−−−−¦⏑−−−¦¦⏑−−⏑¦⏑−⏑−putraṁ yāśodharaṁ ślāghyaṁ yaśo-dharma-bhtāṁ varam |
bālam-arhasi na tyaktuṁ vyasanīvottamaṁ yaśaḥ || 6.34
The boy who is Yaśodhara's laudable son,
A most excellent bearer of your glory and dharma –
You should not part from him
In the way that a compulsive grafter forgoes ultimate glory.
Today's verse, as I read it, is a difficult one. Having sat and slept on it and sat again, with dreams and emergent consciousness all infiltrated by the songs of birds of the forest, I am not sure what to make of it, but mainly I think that, below the surface, Aśvaghoṣa is asking us to consider the relation between ends and means.
When Aśvaghoṣa gives a series of metaphors or similes on the same theme, the symbolism is liable to get progressively less obvious. It is as if Aśvaghoṣa draws us into his chosen trench with meanings hidden relatively close to the surface, and then challenges us to dig progressively deeper. A case in point might be his use of slumbering women in Canto 5 as a metaphor for individual Zen practitioners in a meditation hall.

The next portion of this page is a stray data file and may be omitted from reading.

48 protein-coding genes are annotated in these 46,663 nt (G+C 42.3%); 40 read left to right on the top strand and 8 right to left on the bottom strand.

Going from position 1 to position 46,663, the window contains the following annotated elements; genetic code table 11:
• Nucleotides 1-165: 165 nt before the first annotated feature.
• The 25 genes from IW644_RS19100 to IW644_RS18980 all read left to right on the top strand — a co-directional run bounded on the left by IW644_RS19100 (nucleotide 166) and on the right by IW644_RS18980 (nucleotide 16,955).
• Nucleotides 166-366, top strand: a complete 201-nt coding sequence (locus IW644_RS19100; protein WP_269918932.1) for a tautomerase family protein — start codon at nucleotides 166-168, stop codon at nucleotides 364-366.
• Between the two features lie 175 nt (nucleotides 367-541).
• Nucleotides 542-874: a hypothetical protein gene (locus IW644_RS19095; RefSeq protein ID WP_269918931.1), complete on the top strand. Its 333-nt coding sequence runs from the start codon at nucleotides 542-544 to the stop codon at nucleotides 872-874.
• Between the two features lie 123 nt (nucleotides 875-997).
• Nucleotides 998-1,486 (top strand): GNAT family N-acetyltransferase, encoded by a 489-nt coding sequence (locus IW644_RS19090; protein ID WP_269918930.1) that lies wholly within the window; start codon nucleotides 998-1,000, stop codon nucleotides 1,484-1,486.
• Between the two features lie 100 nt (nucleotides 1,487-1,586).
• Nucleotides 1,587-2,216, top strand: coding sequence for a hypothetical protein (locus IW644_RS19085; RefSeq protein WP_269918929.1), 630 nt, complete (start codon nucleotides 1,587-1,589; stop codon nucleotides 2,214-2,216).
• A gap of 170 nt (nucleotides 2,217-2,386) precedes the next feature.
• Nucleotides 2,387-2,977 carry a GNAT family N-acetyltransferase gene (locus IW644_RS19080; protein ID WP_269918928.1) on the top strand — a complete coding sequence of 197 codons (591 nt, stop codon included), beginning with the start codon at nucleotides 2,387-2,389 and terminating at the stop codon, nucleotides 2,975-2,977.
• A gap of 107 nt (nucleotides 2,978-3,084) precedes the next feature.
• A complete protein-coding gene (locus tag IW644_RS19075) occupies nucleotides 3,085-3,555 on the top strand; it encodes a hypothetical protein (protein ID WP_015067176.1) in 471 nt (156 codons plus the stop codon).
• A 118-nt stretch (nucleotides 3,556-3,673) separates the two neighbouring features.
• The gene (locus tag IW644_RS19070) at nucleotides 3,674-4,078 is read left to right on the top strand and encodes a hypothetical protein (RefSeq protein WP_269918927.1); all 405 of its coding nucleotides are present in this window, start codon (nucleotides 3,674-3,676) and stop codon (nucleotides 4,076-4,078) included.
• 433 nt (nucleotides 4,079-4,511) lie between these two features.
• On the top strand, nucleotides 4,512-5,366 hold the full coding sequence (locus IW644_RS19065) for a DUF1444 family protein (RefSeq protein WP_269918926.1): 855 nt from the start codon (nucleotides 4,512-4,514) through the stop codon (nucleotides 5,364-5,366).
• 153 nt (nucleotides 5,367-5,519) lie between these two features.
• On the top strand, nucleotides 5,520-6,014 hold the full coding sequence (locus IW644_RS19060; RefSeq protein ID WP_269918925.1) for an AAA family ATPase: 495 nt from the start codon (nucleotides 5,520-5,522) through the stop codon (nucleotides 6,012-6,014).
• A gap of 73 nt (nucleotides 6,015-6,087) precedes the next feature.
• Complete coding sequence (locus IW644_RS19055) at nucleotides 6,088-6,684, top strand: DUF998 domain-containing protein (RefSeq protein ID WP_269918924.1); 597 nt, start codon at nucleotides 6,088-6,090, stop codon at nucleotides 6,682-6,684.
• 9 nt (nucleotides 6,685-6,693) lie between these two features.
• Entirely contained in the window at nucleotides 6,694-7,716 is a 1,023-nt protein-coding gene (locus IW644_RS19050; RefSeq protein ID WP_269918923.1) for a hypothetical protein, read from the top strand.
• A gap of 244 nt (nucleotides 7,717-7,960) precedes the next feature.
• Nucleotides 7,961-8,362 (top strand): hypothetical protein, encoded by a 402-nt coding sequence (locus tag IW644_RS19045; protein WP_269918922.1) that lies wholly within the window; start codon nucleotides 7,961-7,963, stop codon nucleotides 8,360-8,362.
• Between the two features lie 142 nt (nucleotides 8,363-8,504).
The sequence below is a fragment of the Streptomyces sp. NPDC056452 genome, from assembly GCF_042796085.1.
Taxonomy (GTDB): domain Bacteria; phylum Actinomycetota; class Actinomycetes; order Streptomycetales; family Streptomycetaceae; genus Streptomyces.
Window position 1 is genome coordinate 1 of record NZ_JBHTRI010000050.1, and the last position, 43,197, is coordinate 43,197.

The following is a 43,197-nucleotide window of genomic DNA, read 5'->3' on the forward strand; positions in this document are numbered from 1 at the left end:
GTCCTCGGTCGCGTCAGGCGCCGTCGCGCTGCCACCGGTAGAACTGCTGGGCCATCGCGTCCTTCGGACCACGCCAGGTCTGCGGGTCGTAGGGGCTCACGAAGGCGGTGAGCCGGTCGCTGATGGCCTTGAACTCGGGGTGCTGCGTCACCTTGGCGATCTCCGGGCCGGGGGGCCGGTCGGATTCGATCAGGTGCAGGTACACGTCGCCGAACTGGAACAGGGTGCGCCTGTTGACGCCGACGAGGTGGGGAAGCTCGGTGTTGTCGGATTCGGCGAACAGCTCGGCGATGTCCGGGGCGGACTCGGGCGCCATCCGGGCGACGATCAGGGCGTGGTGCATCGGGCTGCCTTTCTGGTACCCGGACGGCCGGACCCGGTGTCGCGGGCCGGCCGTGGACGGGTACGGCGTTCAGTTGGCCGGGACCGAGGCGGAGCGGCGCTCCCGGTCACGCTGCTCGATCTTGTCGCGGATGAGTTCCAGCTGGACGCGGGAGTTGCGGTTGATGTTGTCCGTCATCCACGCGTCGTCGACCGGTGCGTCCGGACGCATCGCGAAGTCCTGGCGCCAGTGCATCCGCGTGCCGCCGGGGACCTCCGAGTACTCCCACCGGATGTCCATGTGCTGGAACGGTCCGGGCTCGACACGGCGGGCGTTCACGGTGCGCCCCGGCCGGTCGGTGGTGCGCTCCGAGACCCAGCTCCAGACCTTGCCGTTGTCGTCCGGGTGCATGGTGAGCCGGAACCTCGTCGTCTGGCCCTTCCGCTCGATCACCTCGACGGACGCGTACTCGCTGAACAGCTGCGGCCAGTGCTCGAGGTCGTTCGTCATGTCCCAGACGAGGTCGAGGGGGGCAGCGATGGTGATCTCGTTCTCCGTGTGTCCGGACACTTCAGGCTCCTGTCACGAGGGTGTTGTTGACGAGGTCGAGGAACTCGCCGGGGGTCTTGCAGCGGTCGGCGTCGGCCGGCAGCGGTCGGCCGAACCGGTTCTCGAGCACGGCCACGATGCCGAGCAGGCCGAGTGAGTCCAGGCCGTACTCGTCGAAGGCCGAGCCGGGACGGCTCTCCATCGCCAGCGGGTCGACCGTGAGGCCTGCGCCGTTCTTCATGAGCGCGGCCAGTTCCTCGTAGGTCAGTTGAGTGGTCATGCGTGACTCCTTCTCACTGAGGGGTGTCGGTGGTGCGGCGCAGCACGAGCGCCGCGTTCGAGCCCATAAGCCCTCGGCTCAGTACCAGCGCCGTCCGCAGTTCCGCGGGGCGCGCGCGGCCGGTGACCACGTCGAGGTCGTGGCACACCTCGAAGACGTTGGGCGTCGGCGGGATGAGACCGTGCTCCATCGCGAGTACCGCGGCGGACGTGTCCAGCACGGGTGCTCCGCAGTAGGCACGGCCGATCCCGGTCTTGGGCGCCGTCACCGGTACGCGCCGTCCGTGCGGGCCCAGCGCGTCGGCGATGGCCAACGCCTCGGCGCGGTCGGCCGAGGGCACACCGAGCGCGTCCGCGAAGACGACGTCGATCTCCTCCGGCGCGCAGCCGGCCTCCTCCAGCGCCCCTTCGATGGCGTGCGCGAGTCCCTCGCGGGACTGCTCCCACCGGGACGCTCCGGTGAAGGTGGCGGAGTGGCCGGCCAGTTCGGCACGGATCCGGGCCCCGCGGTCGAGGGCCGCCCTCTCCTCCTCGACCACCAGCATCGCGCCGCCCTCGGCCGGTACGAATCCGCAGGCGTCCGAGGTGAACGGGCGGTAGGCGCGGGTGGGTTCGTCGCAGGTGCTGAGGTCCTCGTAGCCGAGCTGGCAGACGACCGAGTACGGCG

From the previous three verses, we have understood that the hidden meaning of Chandaka's words is “You should forsake / forget / leave your family member, but not in such and such a manner.” Further, we have interpreted that in BC6.31 and BC6.32 “not in such and such a manner” means not in a hard-nosed or brash spirit of “My will be done,” and that in BC6.33 “not in such and such a manner” means not in an unduly weak or soft spirit of “Thy will be done.”
This leads me to think that in today's verse, also, for balance, too much “Thy will be done” is being negated.
With this in mind, I am not persuaded by EBC's reading of vyasanī as “a dissolute spendthrift” or by EHJ's “a vicious man,” or by PO's “a villain” – because dissolute spendthrifts, vicious men, and villains generally all tend towards the “My will be done” end of the spectrum.
I prefer to follow the first reading of vyasanin given in the dictionary, namely “working hard” (i.e. grafting) – with secondary connotations of addictive behaviour and devotion to some favoured pursuit.